Labour Court has taken away Chief Justice David Maraga’s powers to punish errant registrars, magistrates, Kadhis and staff of the Judiciary.
The ruling is a big blow to the CJ, who has so far punished some magistrates by suspending them after invoking certain sections of the Judicial Service Act.
Justice Maureen Onyango ruled that CJ exercising such powers was an illegality and it is only the Judicial Service Commission (JSC) that ought to investigate claims against judicial officers and staff and punish them.
“The Chief Justice (pictured) should not remove a judicial officer from office. His role is limited to receiving a complaint, considering the complaint and if it does not constitute misconduct, he can reject it,” Justice Onyango ruled.
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She continued: “Regulations 16 and 17 do not delegate any functions of JSC to the Chief Justice. Substantive investigations are carried out by the JSC,” Onyango ruled.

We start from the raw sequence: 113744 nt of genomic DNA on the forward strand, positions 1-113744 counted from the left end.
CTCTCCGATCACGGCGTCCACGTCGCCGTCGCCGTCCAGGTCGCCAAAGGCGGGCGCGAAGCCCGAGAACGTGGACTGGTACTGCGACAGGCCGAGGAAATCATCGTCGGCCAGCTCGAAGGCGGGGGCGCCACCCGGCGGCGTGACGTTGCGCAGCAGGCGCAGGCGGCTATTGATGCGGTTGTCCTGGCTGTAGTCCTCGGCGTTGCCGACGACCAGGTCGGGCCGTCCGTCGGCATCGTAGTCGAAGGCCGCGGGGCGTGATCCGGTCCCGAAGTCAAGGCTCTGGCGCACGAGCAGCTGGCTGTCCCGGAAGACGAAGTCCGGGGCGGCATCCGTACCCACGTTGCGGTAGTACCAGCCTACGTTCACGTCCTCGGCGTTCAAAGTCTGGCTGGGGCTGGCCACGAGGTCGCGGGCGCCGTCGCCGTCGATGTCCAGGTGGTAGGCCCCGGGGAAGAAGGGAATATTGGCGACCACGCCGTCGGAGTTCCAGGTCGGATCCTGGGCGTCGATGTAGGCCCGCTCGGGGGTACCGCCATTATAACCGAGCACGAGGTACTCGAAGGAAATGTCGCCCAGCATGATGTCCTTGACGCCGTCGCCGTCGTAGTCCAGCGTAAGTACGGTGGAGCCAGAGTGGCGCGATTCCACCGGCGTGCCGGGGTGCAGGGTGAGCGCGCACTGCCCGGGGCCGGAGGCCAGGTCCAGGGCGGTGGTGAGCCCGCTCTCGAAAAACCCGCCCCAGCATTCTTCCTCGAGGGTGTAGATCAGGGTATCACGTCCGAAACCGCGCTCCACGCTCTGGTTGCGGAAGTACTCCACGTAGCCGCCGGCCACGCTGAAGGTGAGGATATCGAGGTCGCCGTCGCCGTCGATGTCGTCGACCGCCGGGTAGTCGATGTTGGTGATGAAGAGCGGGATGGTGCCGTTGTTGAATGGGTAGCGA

The case had been filed by Kenya Judges and Magistrates Association (KJMA), arguing that the CJ has no such powers legally.
“The members of KJMA are reasonably apprehensive of the unilateral exercise of such powers as it invites bias and abuse,” said the KJMA lobby, through lawyer Danstan Omari, adding that such powers are a preserve of the JSC as captured under Article 170 of the Constitution.
KJMA said the spirit of the Constitution does not anticipate such powers to be delegated to an individual and thus negates the spirit of Article 172 of the Constitution.
Omari said such sections fail to set out the circumstances under which the power of interdiction or suspension should be deployed. He said if the court does not intervene, the CJ will continue to invoke the paragraphs to suspend magistrates.
However, their employer insisted that the CJ had the powers, which were given to his office by Parliament.
According to Judiciary’s chief registrar Anne Amadi, the CJ is entitled to carry out delegated powers and remains accountable to the commission. She argued that besides the JSC Act, the CJ has powers to enforce the Judiciary’s Human Resources Policies and Procedures.
“The allegation of abuse of the delegated power ought to be dismissed by this court. Be that as it may, such abuse is not a ground to declare a statute or sections therein unconstitutional as the petitioner seeks,” she argued.